-Hexes. They use hexes, man, HEXES!

The bad:

-The music is incredibly repetitive. For how long you’ll be playing this, you’re not going to be thrilled hearing the same bad midi-theme playing constantly.

-Speed of play. Not only are the turns incredibly long, this is exacerbated by the fact that the AI turn processes fairly slowly. Enemy turns take too long by most wargame standards. One mission of Power Dolls could easily eat up an entire evening, which is a double whammy when you realize you’re in a losing position after having sunk several hours in. I am probably going to have to go back to a save from nearly 4 hours of gameplay back to take another stab at the second mission (and hopefully this time silver haired yellow cat-eyes, cocky green-eyed brunette, and blue-bandana blonde won’t get blown up).

-The Fog of War doesn’t make sense when you’ve got air superiority and one or more fighter wings overhead. I get why spotting works the way it does, but it would be nice if there was a multi-step fog of war so that planes could spot units out in the open if they’ve bombed a target – even if they’re actually “gone”, you’d have an idea of the troop disposition from the previous turn as your pilots saw it on the way to and from their attack run.

There are also some complaints about the game’s AI; I can’t really judge yet, because if it’s bad, my strategy is probably worse than it is, at least until I figure out what I’m doing. We’ll have to see.

They’ve apparently made several sequels, but I’m not sure if any of them were ever translated into English. There’s also, apparently, a mediocre OVA based on it.

I’ll say that, for now, despite its flaws, I’m really digging Power Dolls. It’s definitely niche-within-a-niche, and the only other game that springs to mind along the lines of this is Cyberstorm (and that game was a very special kind of ugly). I’d love to find something that is mid-way between this and SSI’s Panzer General game, or even in a completely different direction, mid-way between this and Atomic Games/Avalon Hill’s V for Victory series. But as it is, if you’re desperately thirsty for hex-wars and giant robots, Power Dolls will definitely tide you over for a bit. You can find it at most abandonware sites.


Civil War pt8 – The South Wins! (Sort of)

I won.  I can’t believe I did it, but somehow I won.

No, I did not win the Civil War as the South; in fact the South lost the war quite badly.*  But the requirements for the North to win the game are brutally stringent to compensate for their overwhelming superiority in numbers, naval capabilities, and near infinite supply and rail capacity.

The final point different at the end of turn 19 was 71; the Union needs 75 more Victory points than the South by the end of the game to get a marginal Union Victory.**  And yes, in the end, all of those points around the margins DID make a huge difference.

Jackson’s late war raids into Tennessee didn’t net any permanent point changes, but kept the bums Grant left in charge from taking any of the Deep South cities that would’ve been freebies.  He did keep my dad from being able to double-score Alabama by taking back Decatur before Rosecrans took Montgomery, which was a huge deal.  Before the end, he was wiped out, as was AS Johnston, both taken as POWs and with the latter the disgrace of losing not one but two whole armies to the Union foe.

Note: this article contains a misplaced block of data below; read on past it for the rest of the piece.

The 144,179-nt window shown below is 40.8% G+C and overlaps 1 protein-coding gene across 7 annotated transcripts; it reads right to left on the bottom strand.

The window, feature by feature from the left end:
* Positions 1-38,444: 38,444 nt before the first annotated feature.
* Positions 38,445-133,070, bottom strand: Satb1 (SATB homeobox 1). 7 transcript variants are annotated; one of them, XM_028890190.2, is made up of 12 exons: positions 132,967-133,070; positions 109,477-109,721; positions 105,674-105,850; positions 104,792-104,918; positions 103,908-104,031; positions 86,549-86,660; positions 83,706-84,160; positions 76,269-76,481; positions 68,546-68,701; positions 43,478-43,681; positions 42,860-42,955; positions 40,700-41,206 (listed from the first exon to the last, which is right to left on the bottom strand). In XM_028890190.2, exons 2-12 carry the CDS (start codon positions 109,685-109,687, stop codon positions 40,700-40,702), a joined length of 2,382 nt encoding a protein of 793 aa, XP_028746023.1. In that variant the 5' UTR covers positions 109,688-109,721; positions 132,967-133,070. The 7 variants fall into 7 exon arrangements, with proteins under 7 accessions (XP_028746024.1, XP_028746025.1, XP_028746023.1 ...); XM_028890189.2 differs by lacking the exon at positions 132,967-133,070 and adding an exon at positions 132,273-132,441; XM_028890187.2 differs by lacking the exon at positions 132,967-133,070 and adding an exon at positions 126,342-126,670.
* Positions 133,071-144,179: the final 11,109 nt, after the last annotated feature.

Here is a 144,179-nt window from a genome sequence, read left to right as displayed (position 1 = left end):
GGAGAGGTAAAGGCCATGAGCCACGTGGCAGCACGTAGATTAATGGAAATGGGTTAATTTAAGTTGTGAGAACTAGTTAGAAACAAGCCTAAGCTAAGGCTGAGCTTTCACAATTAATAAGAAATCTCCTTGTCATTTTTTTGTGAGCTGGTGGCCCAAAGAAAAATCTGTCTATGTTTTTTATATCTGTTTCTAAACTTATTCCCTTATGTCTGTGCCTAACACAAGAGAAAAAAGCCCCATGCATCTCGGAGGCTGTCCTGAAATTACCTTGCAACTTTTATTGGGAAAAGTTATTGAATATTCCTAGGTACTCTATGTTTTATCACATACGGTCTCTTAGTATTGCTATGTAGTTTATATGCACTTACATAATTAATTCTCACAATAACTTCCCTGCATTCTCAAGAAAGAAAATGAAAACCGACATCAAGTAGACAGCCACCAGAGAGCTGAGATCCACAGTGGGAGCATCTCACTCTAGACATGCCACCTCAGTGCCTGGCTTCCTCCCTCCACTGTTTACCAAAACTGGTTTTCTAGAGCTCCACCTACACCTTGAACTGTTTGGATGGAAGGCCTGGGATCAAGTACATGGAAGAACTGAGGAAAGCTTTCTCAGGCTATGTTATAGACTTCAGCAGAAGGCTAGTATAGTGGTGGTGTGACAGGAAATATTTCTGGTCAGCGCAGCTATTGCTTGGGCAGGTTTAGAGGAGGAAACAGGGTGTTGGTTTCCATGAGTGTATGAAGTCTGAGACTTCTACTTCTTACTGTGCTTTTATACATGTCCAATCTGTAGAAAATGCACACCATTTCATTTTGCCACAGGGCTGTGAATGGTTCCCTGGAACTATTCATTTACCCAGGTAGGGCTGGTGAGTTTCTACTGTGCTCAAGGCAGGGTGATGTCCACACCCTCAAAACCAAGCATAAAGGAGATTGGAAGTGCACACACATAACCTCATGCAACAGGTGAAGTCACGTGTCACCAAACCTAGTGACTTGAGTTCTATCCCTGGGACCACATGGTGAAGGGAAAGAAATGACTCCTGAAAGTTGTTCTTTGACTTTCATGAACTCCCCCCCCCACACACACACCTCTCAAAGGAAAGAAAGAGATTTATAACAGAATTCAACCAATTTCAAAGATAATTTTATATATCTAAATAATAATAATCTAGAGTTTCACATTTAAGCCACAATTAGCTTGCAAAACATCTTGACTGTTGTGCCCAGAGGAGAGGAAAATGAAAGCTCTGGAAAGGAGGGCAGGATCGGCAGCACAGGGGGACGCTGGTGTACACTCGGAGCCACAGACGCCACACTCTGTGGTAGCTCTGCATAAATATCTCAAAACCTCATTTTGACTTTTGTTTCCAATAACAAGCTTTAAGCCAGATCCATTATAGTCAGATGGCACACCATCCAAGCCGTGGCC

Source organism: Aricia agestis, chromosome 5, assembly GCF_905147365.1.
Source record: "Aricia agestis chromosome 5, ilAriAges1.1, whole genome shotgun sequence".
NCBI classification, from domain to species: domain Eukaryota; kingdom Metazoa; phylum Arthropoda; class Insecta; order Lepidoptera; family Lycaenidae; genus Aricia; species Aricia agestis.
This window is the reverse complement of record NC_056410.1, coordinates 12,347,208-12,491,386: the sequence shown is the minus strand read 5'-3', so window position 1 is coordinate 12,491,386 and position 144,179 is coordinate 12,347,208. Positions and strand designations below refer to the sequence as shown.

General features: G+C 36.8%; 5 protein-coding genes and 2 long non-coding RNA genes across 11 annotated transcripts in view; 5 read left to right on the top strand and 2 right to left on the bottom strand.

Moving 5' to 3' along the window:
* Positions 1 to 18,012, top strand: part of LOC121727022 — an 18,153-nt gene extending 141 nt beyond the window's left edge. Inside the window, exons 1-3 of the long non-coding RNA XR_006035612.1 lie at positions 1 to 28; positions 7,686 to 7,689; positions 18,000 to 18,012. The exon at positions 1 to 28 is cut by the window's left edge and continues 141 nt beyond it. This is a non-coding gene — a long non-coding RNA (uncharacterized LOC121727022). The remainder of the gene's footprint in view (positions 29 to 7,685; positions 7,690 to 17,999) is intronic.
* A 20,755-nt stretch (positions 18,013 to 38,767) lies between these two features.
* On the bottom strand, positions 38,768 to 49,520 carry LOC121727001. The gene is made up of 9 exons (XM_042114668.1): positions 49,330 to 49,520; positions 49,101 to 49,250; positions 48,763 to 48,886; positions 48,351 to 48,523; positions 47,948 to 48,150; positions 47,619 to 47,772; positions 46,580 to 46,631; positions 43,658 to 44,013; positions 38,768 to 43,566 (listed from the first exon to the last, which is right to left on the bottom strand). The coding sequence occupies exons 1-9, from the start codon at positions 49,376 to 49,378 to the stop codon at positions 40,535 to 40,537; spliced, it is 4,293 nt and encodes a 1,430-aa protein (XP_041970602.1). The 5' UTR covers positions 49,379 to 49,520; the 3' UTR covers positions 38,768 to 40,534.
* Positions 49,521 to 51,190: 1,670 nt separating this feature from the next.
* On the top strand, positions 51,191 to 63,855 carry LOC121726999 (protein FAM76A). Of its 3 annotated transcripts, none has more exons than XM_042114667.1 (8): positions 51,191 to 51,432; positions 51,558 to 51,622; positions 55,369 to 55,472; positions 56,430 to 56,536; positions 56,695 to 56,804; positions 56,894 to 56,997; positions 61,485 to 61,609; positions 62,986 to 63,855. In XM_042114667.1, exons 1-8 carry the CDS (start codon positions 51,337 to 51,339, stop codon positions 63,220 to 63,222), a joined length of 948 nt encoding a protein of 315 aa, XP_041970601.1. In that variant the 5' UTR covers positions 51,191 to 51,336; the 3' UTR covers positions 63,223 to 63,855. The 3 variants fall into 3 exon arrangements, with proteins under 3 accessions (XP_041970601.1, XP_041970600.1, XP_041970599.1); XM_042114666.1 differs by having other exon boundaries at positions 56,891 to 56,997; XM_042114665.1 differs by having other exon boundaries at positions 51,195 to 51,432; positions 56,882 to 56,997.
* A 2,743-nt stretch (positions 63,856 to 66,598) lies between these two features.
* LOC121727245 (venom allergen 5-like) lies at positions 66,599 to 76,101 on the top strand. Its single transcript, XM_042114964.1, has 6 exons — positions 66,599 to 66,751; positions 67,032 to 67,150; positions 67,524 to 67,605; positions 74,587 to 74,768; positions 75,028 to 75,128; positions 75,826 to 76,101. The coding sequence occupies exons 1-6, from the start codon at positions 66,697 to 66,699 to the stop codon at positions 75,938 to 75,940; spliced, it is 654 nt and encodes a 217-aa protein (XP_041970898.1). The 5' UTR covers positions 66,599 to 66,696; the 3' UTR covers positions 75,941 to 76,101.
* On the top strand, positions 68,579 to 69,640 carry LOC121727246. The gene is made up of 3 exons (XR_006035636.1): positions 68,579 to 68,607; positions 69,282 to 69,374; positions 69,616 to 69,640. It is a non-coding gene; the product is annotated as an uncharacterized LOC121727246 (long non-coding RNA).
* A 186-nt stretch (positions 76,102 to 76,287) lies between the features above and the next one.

The final battles in the east were a bloody mess.  Grant, with a smaller force, attempted to lure Lee away from Richmond, all while wreaking havoc on my already scant supplies, but Lee had to stand against Sherman, who was leading the Army of the Potomac.  Luckily, late war, I had managed to keep the odds against Sherman just narrow enough and was fielding great generals to my max modifier limit so that every attack resulted in a Union defeat. ***

The wildest part is that I can say Earl Van Dorn (historically an inept fool who botched things in my home state pretty badly until he was murdered by a jealous husband) actually won the game for me.  In the last two turns, I managed to eke out a few extra points, with Hindman marching out from the fortress I’d built in Blytheville, AR to take Paducah, KY and AP Hill taking the Florida militia from Pensacola to liberate Meridian, MS.  But the 2 Victory Points worth of cities Van Dorn took in Kentucky late-mid game and his last turn (nearly last move of the game, in fact) move to retake Norfolk and its 3 Victory Points were absolutely the difference between winning and losing.

So, what could my dad have done different to win?  There are so many things that one wants to do in a turn of this game which one may not end up getting the opportunity to do for any number of reasons.  Well, one thing I’m beginning to think after having played this game 3 times in my life now, is that battles between the Army of the Potomac and the Army of Northern Virginia tend to be strategically among the least productive moves either side can take: the North should be making marine invasions of the Deep South and the South should be trying to avoid pointless losses, as they get no reinforcements for the second half of the game.  Had Curtis, who had given me so much trouble early-mid game, kept on marching south into the undefended swamps of Florida, there were more than enough victory points to win free for the taking.  I could have never gotten anyone down there to stop even 1 or 2 SP of union troops.  Also, if Rosecrans had sent any of his generals with independent commands to steal up some open cities.  While Armies have their purpose, I think that one of the keys to winning is using one and two star generals to take small forces off in different directions to either lure the larger forces away or simply snatch up unguarded cities.  Even if these small forces get crushed by a large one, they divert command points and attention away from more vital strategic goals.